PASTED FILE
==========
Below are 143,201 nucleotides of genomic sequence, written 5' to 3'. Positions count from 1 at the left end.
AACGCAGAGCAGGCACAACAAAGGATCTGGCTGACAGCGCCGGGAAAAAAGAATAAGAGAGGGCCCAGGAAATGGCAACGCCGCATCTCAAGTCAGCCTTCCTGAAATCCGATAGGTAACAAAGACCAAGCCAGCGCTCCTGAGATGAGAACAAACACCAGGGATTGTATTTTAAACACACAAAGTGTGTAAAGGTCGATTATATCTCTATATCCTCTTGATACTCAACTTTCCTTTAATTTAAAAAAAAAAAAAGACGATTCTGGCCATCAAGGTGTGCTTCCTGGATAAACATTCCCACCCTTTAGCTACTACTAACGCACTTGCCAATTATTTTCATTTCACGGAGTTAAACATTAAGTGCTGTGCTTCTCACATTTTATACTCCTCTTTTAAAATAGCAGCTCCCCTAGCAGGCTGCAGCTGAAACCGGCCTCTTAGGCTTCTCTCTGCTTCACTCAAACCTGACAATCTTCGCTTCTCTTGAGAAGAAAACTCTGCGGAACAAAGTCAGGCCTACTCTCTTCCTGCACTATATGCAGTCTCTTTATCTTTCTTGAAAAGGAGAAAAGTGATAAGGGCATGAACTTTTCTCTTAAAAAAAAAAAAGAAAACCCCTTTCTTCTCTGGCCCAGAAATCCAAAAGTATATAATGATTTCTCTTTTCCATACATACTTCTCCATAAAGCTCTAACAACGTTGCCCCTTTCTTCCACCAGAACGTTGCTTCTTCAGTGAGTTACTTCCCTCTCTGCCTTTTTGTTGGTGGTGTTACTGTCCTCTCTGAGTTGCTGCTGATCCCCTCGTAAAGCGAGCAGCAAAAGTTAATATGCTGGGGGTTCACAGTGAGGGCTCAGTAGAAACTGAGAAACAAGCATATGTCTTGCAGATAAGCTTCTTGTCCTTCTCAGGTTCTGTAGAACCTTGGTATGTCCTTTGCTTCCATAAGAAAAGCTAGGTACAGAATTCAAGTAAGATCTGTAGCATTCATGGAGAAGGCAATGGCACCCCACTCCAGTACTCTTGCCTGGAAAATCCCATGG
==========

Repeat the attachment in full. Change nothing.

Below are 143,201 nucleotides of genomic sequence, written 5' to 3'. Positions count from 1 at the left end.
AACGCAGAGCAGGCACAACAAAGGATCTGGCTGACAGCGCCGGGAAAAAAGAATAAGAGAGGGCCCAGGAAATGGCAACGCCGCATCTCAAGTCAGCCTTCCTGAAATCCGATAGGTAACAAAGACCAAGCCAGCGCTCCTGAGATGAGAACAAACACCAGGGATTGTATTTTAAACACACAAAGTGTGTAAAGGTCGATTATATCTCTATATCCTCTTGATACTCAACTTTCCTTTAATTTAAAAAAAAAAAAAGACGATTCTGGCCATCAAGGTGTGCTTCCTGGATAAACATTCCCACCCTTTAGCTACTACTAACGCACTTGCCAATTATTTTCATTTCACGGAGTTAAACATTAAGTGCTGTGCTTCTCACATTTTATACTCCTCTTTTAAAATAGCAGCTCCCCTAGCAGGCTGCAGCTGAAACCGGCCTCTTAGGCTTCTCTCTGCTTCACTCAAACCTGACAATCTTCGCTTCTCTTGAGAAGAAAACTCTGCGGAACAAAGTCAGGCCTACTCTCTTCCTGCACTATATGCAGTCTCTTTATCTTTCTTGAAAAGGAGAAAAGTGATAAGGGCATGAACTTTTCTCTTAAAAAAAAAAAAGAAAACCCCTTTCTTCTCTGGCCCAGAAATCCAAAAGTATATAATGATTTCTCTTTTCCATACATACTTCTCCATAAAGCTCTAACAACGTTGCCCCTTTCTTCCACCAGAACGTTGCTTCTTCAGTGAGTTACTTCCCTCTCTGCCTTTTTGTTGGTGGTGTTACTGTCCTCTCTGAGTTGCTGCTGATCCCCTCGTAAAGCGAGCAGCAAAAGTTAATATGCTGGGGGTTCACAGTGAGGGCTCAGTAGAAACTGAGAAACAAGCATATGTCTTGCAGATAAGCTTCTTGTCCTTCTCAGGTTCTGTAGAACCTTGGTATGTCCTTTGCTTCCATAAGAAAAGCTAGGTACAGAATTCAAGTAAGATCTGTAGCATTCATGGAGAAGGCAATGGCACCCCACTCCAGTACTCTTGCCTGGAAAATCCCATGG